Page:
Giving thanks for pets past and present

This Thanksgiving many of us will be thankful for the animals in our lives past and present.

For me that means Twilight (aka Bald Mountain Bacchus) my magnificent Morgan, my first horse and partner for 20 years and Mindy, our Border Collie mix, who came home with me in a shoebox from the stable and gave us 17 memorable years. Over the years there was Tabby, Shea-Shea, Ambrose, Joshua, Katya, Possum, Bear and so many other cats that have blessed our lives.

Chloe and Belle wait at fence, hope for carrots

And I give thanks for all the current animals in my life as I watch my orange felines Penny and Bix loll in the sun: a house and barn-full of kitties and Belle and Chloe, mother and daughter Belgian horses. 

The bond with our pets runs deep. We race them to the emergency hospital in the middle of the night for an injury. We max out our credit cards to cover their bills. We put off vacations to be with them.

The singer Fiona Apple just suspended her concert tour to comfort her dying dog, Janet, a pit bull plucked as a puppy from a dog fighting ring. She penned a moving message about their relationship on her Facebook page. In it she calls Janet her best friend and worried about not being there for her in the end, of not having "the honor of singing her to sleep, of escorting her out.”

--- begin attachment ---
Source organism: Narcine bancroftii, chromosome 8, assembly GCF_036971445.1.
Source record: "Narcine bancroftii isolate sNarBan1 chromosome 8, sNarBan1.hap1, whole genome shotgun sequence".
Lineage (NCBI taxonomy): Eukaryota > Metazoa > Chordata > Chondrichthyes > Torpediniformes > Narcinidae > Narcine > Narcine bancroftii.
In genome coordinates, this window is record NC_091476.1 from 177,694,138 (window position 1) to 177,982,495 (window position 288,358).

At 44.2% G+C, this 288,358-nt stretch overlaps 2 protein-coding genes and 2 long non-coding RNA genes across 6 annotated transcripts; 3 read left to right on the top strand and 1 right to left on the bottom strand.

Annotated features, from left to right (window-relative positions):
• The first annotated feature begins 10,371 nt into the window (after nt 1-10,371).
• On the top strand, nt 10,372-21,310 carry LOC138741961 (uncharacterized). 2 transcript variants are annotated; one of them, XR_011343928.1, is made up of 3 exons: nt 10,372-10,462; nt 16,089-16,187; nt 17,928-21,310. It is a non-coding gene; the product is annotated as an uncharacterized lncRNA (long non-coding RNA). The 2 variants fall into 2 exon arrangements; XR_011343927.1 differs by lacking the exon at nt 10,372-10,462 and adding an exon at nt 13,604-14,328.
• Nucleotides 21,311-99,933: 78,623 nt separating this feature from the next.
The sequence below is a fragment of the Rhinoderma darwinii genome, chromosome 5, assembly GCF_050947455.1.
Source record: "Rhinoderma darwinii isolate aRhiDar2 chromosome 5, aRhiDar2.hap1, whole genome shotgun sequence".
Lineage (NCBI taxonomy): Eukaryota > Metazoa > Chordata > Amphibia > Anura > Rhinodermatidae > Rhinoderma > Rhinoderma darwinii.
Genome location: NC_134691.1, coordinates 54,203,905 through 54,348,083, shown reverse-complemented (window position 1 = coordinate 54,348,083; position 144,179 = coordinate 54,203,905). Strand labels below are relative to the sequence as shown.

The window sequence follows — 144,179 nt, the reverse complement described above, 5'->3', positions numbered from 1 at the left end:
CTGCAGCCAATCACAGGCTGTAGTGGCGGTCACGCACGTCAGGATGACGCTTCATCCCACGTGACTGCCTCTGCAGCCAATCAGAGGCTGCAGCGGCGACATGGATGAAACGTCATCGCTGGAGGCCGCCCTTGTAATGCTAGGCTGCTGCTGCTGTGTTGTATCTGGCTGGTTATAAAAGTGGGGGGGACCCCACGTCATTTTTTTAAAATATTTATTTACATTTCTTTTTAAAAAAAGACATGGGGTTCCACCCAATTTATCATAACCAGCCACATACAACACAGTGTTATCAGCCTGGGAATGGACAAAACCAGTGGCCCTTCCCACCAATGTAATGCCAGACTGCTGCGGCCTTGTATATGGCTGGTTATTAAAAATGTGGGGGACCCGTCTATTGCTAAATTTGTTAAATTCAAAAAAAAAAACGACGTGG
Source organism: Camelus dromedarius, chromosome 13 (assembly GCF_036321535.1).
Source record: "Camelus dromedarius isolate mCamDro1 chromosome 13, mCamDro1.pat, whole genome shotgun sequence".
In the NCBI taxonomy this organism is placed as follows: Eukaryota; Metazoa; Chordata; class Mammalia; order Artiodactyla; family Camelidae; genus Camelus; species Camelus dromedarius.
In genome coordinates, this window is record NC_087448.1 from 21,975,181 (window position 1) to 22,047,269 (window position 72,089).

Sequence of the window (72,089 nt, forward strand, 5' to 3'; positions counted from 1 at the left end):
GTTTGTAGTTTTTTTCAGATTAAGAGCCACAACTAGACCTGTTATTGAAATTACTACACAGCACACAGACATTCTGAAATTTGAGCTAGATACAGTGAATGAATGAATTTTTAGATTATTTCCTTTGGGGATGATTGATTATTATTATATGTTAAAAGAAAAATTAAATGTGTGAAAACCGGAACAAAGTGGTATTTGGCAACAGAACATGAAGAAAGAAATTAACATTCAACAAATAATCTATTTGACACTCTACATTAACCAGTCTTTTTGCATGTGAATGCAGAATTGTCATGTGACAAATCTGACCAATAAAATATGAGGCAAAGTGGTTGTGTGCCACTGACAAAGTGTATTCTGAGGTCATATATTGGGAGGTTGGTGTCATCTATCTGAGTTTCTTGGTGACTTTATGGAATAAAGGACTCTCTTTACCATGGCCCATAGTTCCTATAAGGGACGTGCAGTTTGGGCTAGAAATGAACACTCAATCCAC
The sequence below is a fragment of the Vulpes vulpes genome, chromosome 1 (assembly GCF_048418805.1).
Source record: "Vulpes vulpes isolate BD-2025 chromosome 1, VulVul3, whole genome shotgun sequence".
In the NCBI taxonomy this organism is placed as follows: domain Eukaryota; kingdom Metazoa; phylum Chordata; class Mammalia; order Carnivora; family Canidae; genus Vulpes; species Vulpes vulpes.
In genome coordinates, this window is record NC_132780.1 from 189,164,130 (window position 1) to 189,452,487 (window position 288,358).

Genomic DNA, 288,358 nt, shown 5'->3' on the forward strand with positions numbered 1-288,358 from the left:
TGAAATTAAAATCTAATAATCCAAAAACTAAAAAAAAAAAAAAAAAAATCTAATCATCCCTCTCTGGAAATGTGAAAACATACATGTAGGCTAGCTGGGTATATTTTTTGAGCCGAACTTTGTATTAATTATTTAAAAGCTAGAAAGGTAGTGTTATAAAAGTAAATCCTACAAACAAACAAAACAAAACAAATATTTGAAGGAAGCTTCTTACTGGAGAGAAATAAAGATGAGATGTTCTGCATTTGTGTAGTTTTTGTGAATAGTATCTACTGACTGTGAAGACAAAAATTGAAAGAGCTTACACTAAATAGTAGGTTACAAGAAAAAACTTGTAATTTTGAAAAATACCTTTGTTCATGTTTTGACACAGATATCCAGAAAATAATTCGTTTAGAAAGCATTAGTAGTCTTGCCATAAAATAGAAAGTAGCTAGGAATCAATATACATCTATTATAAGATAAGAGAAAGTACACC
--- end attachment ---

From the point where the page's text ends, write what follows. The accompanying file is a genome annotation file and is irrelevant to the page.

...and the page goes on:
There are more than a few people, it turns out, who want to take this bond into the afterlife. I'd never thought about the concept of being buried with or next to your pet until a TV segment from Texas came across on my Google alert yesterday.

Seems a pet cemetery near Dallas is now taking humans - and the concept is proving popular. One World War II veteran, a survivor of Iwo Jima, wanted to be buried next to his dog in a pet cemetery rather than alone at the veterans cemetery.

Texas law forbids pets from being interred in human graveyards.

Pennsylvania does not have such a law.

An internet search turned up Hillcrest-Flynn Funeral Home which runs a pet and people cemetery in Mercer County, in the northwest corner of the state.

"We are seeing an increase in public interest," Roberta Knauf, the funeral homes director told CNN in 2010. "The joint burial concept started in 2006, when a few people were interested -- but last year we had close to 70 joint burials in our cemetery."

In Britain, one man's desire to be buried with his pets was the motivation for his wife not only carry out his wishes on their country property, but to set up a cemetery so that others could join their pets too. In a 2010 piece in the Daily Mail, Penny Lally explained it this way:

'If John was buried on his own in some bleak windy graveyard, it would make me feel very sad,' says Lally of Cornwall.

'But knowing he had such a lovely burial - he was carried up the garden in a biodegradable wicker basket to the sound of a Cornish piper - and is at rest in a beautiful woodland with all the animals, has made his death so much easier to bear.

'I often laugh that John has a canary singing in his ear, a cat purring at his feet and a dog at his side.

'Ultimately, the woodland symbolises the circle of life and death so beautifully. Just standing there, you feel so close to nature and it makes death feel natural, as, of course, it should be."